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With reference to the family, consider how functionalist perspective enhances understanding of the diversity of family in today's society

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With reference to the family, consider how the Functionalist perspective enhances understanding of the diversity of the family in today's society. "The family is a social group characterized by common residence, economic cooperation and reproduction. It includes adults of both sexes, at least two of whom maintain a socially approved sexual relationship, and one or more children, own or adopted, of the sexually co-habiting adult" (Murdock 1949). In this piece of work I am going to discuss the family from the Functionalist perspective. In order to obtain a more detailed analysis of the Functionalist theory I am going to compare and contrast alongside the Marxism as well as other perspectives, in order to examine the role of the family in society. Murdock's description of the family is just one of many and I am going to discuss whether his idea of the family is representative of the family in today's society. Cree (2000) tells us that the family is a very specific and carries 'many assumptions about men and women, about children, about work, about sexual behaviour and about caring' (p27). Murdock's view of the nuclear family is very traditional, and 'he based his definition of the family on a sample of 250 societies ranging from hunting and gathering ands, to small-scale farming societies to large-scale industrial societies' (p81) in order to get a true representation of the family from many cultures and societies (Pilkington, 2004). When he wrote his definition in 1949, he claimed that the nuclear family was universal, but now families are much more diverse. ...read more.


is freely available, sterilization is an option, abortion has been legalized and for those who want to start a family later in life there is IVF treatment (Bilton, 1996). These changes have had an enormous effect on the family and are some of the main reasons why Murdock's ideal is becoming so much harder to achieve. Women are realizing that society doesn't need to be patriarchal, and that they deserve an equal say in the way society is run. Radical Feminists consider that because society is so malestream that it results in the oppression of women in society, and they call this Patriarchy (Bilton et al, 1996). At the other end of the scale, post feminists believe that women are now freer than ever in society, and that feminism is no longer necessary, they believe that patriarchy has been reduced on such a large scale (Kidd et al, 2003). This has had an enormous effect on the family and is another one of the reasons why Murdock's ideal is becoming so much harder to achieve. Talcott Parsons, a Functionalist, argues that industrialization was the cause of the breakdown of the extended family, where there was a functional fit into society, as well as into the nuclear family (Kidd et al, 2003). Before industrialization the home and workplace were not separate entities, and were a mode of economic production; when industrialization occurred, the home and place of work became separate (Kidd et al, 2003). ...read more.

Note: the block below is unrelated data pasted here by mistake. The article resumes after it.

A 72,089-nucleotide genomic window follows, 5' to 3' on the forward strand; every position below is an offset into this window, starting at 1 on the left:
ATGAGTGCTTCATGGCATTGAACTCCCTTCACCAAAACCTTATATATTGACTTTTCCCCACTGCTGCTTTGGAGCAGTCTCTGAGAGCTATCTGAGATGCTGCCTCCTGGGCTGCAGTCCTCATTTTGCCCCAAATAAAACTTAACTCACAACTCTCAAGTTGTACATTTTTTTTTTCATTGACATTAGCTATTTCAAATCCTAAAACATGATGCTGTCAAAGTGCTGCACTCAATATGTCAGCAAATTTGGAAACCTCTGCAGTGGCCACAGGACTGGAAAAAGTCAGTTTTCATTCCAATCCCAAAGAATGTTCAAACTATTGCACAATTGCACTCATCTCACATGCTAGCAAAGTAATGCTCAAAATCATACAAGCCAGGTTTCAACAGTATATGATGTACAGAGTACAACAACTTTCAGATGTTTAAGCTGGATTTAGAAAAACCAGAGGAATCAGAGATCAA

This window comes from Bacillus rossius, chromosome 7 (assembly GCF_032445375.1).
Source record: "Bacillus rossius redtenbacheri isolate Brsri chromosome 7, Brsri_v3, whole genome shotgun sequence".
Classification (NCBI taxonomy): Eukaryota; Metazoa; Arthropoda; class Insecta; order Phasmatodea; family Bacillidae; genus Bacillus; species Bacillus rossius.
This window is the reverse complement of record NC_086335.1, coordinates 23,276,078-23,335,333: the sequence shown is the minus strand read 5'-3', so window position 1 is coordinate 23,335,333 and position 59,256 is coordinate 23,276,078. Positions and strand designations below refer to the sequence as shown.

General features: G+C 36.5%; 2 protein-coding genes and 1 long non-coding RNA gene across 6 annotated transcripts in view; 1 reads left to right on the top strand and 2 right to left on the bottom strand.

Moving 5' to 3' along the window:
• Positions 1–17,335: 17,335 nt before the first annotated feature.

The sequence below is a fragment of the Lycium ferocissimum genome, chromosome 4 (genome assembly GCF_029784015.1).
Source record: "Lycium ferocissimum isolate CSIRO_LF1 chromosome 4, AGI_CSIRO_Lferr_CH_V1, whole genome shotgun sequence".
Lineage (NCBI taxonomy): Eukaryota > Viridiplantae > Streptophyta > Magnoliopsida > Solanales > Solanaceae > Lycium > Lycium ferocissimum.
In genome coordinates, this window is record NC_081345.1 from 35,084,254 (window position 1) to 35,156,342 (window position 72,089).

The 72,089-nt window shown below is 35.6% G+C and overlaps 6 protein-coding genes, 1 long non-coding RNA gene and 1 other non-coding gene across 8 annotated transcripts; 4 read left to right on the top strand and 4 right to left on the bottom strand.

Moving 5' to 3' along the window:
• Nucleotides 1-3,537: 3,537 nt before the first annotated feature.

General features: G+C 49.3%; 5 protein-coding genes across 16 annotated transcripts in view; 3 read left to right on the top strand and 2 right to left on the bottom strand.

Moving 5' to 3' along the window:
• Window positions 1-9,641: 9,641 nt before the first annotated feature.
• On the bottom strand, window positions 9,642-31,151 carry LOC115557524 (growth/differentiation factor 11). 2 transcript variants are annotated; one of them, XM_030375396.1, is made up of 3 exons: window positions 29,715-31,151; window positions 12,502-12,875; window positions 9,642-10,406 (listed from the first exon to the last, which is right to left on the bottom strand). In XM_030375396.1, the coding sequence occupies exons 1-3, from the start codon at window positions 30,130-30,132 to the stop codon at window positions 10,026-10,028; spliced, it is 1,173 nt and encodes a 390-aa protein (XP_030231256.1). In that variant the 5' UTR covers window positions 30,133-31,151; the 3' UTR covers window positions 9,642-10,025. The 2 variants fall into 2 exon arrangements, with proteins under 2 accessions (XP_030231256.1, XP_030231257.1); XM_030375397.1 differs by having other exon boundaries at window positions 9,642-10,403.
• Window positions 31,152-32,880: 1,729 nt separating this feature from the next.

An alarming statistic tells us that 'Britain boasts the highest rates of teenage pregnancy in Europe' (Davis, 2000, p1), and as Baroness Young complains (as cited in Davis, 2000) that 'marriage is hardly mentioned, it is all about sex and relationships' (p1). A higher social acceptance of homosexual relationships means that more people are partaking in these sorts of relationships freely, and this has been enforced with the introduction of The Civil Partnership Bill that allows homosexual 'marriages', and gay couples are now allowed to adopt children and form their own 'family' (www.ethicsforschools.org, 2006). Davis (2000) informs us that young people growing up in today's society are surround by a huge variety of families, these include 'heterosexual, gay, step, foster, looked after and single parent' (p3). This shows us just how diverse families in the 21st century have become, but in the same article Davis (2000) also tells us that what is important in any relationship is 'security and love' (p3). When Murdock came up with his definition of the family in 1949, any other variation of family apart from the nuclear family was virtually unheard of. As society has become more diverse, people have developed different values, and now lead much more varied lives. In conclusion, I think I have shown that Murdock's evaluation of the family is no longer relevant in today's society. I think that a more appropriate definition of family would be any variety where there are two generations that are somehow related, either through marriage or biologically, that live together in the same household. ...read more.

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